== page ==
When I was in college, I got BA degrees in psychology from the University of California at Irvine (Go Anteaters!) and applied mathematics from California State University at Fullerton (Go Titans!) I learned pretty quickly that applying statistics to people usually doesn’t end well. Applying machine learning to people has pitfalls too.
Many research studies have shown that Black sounding names like LaKeisha and Rasheed are perceived to be associated with people who have lower intelligence, higher likelihood of being violent, higher likelihood of drug use and criminal behavior, and so on. White sounding names like Emily and Greg are perceived to be associated with higher intelligence and so on. These negative perceptions of Black attributes are shared by both Black and white observers.
There are many variations of a study where researchers will create two identical resumes but one for “Greg Baker” and one for “Rasheed Jefferson”. The Greg Baker resume is always received more favorably. For example, the research paper “Are Emily and Greg More Employable than Lakisha and Jamal? A Field Experiment on Labor Market Discrimination” by M. Bertrand and S. Mullainathan was widely publicized in the media.
Well, this bias is not rocket science and rather expected. And in the job/resume scenario, employers would also wrestle with the idea that hiring a minority employee creates a significant risk of an eventual spurious discrimination lawsuit. The problem of course is that these statistics are just aggregate metrics that describe a group of people, not a specific person.
Google image search for “murder arrest”.
According to Wikipedia articles, the statistics are pretty stark. Black people as a whole have an average IQ that is about one standard deviation (15 points) less than the average for white people. Black students score much lower on average on the SAT (177 points) and ACT tests. By age 23, half of all Black males have been arrested and convicted. Black males commit over half of all murders even though Black males are less than seven percent of the population. In short, Black sounding names are associated with a long laundry list of negative attributes.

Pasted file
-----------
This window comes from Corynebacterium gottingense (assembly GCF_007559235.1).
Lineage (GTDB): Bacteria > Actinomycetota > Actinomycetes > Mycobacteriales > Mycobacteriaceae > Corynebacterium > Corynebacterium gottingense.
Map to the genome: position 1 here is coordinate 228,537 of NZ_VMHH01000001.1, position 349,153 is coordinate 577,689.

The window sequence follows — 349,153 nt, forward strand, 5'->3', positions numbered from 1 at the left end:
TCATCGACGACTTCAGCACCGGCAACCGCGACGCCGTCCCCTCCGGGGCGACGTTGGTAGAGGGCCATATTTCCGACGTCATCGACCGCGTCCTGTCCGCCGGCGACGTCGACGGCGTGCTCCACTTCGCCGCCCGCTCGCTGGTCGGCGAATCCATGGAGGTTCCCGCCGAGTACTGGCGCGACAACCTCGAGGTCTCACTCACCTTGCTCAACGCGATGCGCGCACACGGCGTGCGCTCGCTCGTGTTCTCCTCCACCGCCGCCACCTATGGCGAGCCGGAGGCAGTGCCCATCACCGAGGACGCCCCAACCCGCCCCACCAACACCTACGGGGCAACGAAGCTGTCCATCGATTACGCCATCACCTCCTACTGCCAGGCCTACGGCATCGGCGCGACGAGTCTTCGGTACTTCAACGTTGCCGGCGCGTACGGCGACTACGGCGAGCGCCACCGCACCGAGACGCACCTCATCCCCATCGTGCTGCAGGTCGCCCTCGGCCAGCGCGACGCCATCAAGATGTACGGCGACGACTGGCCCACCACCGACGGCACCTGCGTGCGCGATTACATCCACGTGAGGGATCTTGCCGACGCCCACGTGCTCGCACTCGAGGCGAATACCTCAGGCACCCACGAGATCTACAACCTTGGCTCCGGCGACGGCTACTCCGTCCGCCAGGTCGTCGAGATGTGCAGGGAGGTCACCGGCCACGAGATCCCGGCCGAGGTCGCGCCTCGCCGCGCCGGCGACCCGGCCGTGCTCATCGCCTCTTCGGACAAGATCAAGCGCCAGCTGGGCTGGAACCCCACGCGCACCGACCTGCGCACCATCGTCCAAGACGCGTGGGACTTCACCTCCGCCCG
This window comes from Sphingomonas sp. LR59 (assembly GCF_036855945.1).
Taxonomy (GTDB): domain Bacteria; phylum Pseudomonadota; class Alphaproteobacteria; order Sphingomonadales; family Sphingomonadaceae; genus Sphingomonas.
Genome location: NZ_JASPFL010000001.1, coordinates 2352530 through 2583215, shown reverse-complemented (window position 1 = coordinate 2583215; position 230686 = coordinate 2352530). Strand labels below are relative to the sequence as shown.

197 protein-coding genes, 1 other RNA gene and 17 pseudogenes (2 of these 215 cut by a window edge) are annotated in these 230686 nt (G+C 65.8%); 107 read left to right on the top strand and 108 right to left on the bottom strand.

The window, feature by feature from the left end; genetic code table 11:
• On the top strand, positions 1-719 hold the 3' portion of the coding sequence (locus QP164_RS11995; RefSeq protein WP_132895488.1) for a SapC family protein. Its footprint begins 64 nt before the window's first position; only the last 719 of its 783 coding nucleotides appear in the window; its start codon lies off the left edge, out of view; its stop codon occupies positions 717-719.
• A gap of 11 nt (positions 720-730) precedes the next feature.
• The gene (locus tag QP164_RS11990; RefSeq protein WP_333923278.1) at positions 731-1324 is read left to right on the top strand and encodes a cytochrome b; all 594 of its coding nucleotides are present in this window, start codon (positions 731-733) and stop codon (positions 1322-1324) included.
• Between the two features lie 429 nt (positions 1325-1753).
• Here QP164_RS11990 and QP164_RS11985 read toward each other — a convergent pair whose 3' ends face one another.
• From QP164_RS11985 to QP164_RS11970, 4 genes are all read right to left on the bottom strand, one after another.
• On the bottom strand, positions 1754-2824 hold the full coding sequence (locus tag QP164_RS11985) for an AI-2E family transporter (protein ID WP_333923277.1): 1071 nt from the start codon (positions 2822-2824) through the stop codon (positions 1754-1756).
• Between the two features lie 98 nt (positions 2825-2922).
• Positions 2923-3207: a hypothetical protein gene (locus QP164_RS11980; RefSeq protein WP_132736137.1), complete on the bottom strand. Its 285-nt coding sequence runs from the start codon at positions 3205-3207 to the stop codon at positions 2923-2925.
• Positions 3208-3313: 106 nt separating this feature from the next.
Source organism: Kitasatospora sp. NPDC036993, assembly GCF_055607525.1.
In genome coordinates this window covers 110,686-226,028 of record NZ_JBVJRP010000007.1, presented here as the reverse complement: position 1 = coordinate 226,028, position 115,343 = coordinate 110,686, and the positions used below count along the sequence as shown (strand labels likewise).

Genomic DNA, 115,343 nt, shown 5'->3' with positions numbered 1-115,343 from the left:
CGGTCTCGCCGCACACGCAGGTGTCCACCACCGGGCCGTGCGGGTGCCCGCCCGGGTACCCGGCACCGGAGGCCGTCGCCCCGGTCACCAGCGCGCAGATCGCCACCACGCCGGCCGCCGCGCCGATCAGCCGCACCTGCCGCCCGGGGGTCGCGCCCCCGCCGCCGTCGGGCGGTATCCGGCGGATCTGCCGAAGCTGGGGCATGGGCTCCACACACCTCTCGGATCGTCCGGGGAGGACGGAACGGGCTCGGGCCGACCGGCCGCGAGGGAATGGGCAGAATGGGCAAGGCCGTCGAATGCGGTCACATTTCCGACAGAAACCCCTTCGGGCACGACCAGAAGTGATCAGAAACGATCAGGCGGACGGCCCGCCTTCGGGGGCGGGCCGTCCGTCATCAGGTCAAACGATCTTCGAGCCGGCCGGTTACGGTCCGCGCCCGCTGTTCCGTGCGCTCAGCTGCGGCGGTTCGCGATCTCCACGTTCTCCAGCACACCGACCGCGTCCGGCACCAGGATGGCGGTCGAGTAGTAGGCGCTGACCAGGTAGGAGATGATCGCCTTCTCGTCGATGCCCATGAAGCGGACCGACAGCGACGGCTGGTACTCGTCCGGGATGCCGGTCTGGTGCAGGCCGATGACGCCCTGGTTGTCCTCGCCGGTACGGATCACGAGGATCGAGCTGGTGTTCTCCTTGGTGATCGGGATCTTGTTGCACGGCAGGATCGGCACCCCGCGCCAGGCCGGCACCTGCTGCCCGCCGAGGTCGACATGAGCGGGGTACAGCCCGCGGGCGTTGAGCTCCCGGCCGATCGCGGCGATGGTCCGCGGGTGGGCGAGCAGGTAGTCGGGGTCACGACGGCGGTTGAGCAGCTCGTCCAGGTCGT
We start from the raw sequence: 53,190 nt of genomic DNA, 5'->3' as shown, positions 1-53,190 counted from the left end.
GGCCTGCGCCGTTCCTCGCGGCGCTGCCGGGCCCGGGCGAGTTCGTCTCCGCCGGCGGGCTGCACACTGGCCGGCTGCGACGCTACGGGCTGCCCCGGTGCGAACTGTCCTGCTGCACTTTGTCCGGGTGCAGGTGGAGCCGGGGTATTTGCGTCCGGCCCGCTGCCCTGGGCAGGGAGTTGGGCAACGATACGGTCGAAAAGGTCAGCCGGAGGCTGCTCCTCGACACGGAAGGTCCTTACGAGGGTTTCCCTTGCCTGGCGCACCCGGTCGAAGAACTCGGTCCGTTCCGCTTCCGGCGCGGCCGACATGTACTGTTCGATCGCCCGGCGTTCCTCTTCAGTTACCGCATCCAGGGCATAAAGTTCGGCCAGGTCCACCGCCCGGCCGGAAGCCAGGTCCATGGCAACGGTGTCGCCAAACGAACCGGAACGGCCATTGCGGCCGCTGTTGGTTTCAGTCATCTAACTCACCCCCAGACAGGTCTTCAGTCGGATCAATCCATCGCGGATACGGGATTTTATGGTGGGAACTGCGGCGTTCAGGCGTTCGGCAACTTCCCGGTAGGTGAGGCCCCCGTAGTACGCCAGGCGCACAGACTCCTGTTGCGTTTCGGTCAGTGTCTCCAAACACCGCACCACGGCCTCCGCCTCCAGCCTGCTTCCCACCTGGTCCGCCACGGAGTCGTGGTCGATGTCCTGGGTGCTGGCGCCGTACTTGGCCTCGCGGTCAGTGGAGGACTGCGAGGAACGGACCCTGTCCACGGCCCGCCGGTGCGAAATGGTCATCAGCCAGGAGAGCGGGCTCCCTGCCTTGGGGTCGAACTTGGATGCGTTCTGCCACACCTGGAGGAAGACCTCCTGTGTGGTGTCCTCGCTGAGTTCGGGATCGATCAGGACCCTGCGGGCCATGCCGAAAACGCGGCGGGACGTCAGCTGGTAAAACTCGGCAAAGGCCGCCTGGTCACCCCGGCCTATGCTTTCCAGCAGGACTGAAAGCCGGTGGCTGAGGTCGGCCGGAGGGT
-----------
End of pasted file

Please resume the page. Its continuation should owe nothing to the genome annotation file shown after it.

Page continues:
High IQ scores are positively correlated with many positive attributes such as career success and income. Low IQ scores are correlated with violence and criminal behavior. See “Thirty Years of Research on Race Differences in Cognitive Ability”, Rushton and Jenson.
Worse perhaps than the cold statistics are the constant barrages of negative media information. News feeds seem to continuously feature a story of a Black person committing a heinous crime. And a Google image search for almost anything related to serious crime turns up images of almost entirely Black people. Media may be reflecting reality but it is likely producing negative associations too.
So, the cautionary tale for machine learning is that if an ML prediction system is created that applies to people (for example, an automated resume scanning system for a human resources department), it’s possible to unintentionally include name information and then the prediction system could learn to associate Black names with all the bad statistics associated with Black people as a group, rather than evaluating the person-input independently. This is why I only use machine learning for things like predicting sports scores, and not for systems that deal with people.
The moral of the story is simple: be cautious when combining people and numbers. I evaluate people using my head and my heart, not numbers.
Update: Literally minutes after I wrote this blog post a news story appeared that described the conviction of a teen named Dawnta who murdered a female police officer in Baltimore. ML systems that train using news feeds could find hundreds of stories like this and be influenced by them.
Fractals combines art and numbers. I remember programming an image of the Mandelbrot set (center image) years ago using 8086 assembly language on an IBM PC.